- The Washington Times - Thursday, April 10, 2008

Anger over spiraling world food prices is becoming increasingly violent.

Deadly clashes over higher costs for staple foods have broken out in Egypt, Haiti and several African states, and an international food expert yesterday warned of more clashes with no short-term relief in sight.

“World food prices have risen 45 percent in the last nine months and there are serious shortages of rice, wheat and [corn],” Jacques Diouf, head of the Rome-based U.N. Food and Agriculture Organization (FAO), said at a major conference in New Delhi yesterday.

“There is a risk that this unrest will spread in countries where 50 to 60 percent of income goes to food,” he said.

U.N. Secretary-General Ban Ki-moon issued a personal appeal for calm in Haiti yesterday. U.N. peacekeepers were called to protect the residence of President Rene Preval from rioters protesting sharp increases in the prices of food and fuel. At least five people have been reported killed in disturbances since last week after the cost of rice doubled and gas prices rose a third time since February.

A supermarket, several gas station marts and a government rice warehouse were looted, the Associated Press reported.

Video:Haitian leader’s pleas fail to stop riots

Egyptian Prime Minister Ahmed Nazif this week promised concessions to workers in the industrial city of Mahalla al-Kobra after two days of rioting over rising food prices left one protester dead.

The clashes were described as the most serious anti-government demonstrations since 1977 riots erupted over soaring bread prices.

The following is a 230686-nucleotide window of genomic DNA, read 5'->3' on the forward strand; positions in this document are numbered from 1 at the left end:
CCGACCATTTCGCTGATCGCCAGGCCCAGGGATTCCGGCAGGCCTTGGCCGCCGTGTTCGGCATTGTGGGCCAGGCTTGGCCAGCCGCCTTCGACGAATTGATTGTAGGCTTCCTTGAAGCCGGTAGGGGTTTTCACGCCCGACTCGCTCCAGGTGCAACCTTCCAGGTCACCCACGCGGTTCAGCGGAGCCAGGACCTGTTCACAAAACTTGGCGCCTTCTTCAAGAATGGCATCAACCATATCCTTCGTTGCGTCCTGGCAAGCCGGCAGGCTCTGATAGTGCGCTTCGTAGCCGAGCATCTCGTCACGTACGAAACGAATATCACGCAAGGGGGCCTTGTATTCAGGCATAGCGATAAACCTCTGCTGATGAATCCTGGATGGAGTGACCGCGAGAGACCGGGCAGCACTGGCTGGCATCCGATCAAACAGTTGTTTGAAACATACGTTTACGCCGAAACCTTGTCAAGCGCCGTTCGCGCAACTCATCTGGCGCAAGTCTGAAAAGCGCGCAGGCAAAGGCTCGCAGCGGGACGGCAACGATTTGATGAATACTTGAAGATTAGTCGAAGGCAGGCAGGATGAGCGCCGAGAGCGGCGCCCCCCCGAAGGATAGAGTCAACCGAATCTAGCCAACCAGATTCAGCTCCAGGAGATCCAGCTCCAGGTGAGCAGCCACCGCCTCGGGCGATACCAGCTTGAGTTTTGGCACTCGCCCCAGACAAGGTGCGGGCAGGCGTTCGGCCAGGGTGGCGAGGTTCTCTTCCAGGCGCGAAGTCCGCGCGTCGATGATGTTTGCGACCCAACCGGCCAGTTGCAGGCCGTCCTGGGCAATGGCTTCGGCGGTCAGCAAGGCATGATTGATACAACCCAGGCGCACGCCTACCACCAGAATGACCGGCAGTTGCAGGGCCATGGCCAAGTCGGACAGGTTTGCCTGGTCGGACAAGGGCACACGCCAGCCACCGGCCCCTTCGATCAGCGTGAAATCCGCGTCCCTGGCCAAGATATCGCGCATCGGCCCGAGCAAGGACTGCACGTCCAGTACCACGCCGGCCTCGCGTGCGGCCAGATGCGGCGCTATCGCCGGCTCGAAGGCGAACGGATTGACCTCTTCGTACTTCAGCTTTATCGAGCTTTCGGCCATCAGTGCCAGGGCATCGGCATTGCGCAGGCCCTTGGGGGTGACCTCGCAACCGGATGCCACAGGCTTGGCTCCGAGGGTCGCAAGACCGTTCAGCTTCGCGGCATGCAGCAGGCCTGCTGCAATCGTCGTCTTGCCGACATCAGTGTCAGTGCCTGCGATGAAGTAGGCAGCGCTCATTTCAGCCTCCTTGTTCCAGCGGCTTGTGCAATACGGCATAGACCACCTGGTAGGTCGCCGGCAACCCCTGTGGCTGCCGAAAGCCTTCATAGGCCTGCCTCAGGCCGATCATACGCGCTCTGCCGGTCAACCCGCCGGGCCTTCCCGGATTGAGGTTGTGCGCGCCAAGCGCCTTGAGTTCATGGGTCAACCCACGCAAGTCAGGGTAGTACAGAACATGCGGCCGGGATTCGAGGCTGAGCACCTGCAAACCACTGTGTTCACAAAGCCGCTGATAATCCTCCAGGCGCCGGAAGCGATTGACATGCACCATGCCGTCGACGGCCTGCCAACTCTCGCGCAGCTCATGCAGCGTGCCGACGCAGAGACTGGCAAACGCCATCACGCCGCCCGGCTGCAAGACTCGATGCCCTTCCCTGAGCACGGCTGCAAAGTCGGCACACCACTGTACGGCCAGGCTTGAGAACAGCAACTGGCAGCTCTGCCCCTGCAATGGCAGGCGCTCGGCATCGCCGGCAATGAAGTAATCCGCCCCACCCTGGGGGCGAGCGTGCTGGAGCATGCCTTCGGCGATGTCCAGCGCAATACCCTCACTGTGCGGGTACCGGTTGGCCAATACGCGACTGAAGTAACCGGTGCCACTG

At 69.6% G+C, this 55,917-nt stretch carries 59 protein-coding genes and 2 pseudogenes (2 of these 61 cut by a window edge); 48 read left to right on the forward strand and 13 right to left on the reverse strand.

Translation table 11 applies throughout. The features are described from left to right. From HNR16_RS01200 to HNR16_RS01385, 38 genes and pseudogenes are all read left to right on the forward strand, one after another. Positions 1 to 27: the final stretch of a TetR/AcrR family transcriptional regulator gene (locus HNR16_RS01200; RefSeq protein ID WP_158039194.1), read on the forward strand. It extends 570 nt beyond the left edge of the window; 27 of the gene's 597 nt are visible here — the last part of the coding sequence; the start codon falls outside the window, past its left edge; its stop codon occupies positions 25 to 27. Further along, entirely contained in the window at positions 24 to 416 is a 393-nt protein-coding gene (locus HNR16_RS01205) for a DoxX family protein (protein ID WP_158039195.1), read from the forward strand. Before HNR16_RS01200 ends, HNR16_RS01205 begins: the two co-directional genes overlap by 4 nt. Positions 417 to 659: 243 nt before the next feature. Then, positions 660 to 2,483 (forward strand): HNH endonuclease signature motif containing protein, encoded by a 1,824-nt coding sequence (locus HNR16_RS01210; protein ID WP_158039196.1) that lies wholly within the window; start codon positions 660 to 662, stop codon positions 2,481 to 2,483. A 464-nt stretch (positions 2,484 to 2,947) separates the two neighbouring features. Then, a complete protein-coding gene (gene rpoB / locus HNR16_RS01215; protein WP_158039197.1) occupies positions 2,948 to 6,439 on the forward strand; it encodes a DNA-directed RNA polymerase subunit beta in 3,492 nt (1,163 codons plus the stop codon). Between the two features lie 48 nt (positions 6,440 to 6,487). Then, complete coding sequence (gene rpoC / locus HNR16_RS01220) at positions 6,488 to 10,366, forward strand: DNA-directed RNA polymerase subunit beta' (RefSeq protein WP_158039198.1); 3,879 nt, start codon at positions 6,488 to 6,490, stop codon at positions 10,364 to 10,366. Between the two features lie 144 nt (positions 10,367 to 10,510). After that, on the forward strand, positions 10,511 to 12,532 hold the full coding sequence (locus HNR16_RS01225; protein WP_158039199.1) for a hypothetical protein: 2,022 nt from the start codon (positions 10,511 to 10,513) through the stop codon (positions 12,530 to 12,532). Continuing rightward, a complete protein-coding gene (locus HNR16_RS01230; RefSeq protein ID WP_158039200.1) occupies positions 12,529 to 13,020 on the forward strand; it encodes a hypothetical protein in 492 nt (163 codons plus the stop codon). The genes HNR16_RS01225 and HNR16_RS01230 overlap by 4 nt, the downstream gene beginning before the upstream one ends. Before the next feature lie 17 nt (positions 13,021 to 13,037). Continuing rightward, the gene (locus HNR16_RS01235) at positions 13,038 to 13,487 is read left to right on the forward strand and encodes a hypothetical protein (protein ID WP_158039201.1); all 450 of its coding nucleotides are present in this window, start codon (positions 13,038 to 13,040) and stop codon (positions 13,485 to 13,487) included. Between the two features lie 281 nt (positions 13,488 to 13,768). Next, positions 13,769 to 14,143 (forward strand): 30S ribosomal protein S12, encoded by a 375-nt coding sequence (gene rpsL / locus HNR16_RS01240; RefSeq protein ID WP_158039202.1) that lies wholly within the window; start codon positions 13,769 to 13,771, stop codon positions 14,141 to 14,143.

The FAO has reported popular unrest over rising food prices in Burkina Faso, Cameroon, Indonesia, Ivory Coast, Mauritania, Mozambique, Bolivia and Uzbekistan, among other countries.

The Philippines, the world’s biggest rice importer, moved to head off protests after global prices doubled in a year. Financial giant Credit Suisse yesterday reported that higher rice prices would cut the country’s gross domestic product this year by at least 1 percent.

The government of President Gloria Macapagal Arroyo tightened controls of domestic rice sales and strengthened security at government storehouses to prevent hoarding. Anyone convicted of “stealing rice from the people” will be thrown in jail, she warned.

U.S. Ambassador Kristie Kenney yesterday said the Bush administration would offset any rice shortfall with cuts from other exporters.

World Bank President Robert B. Zoellick said earlier this month that nearly three dozen countries face social unrest because of surging food and fuel prices. For the countries most at risk, “there is no margin for survival,” he said.

Josette Sheeran, executive director of the U.N. World Food Program, was in Washington last month making an urgent appeal for funds to compensate for rising prices.

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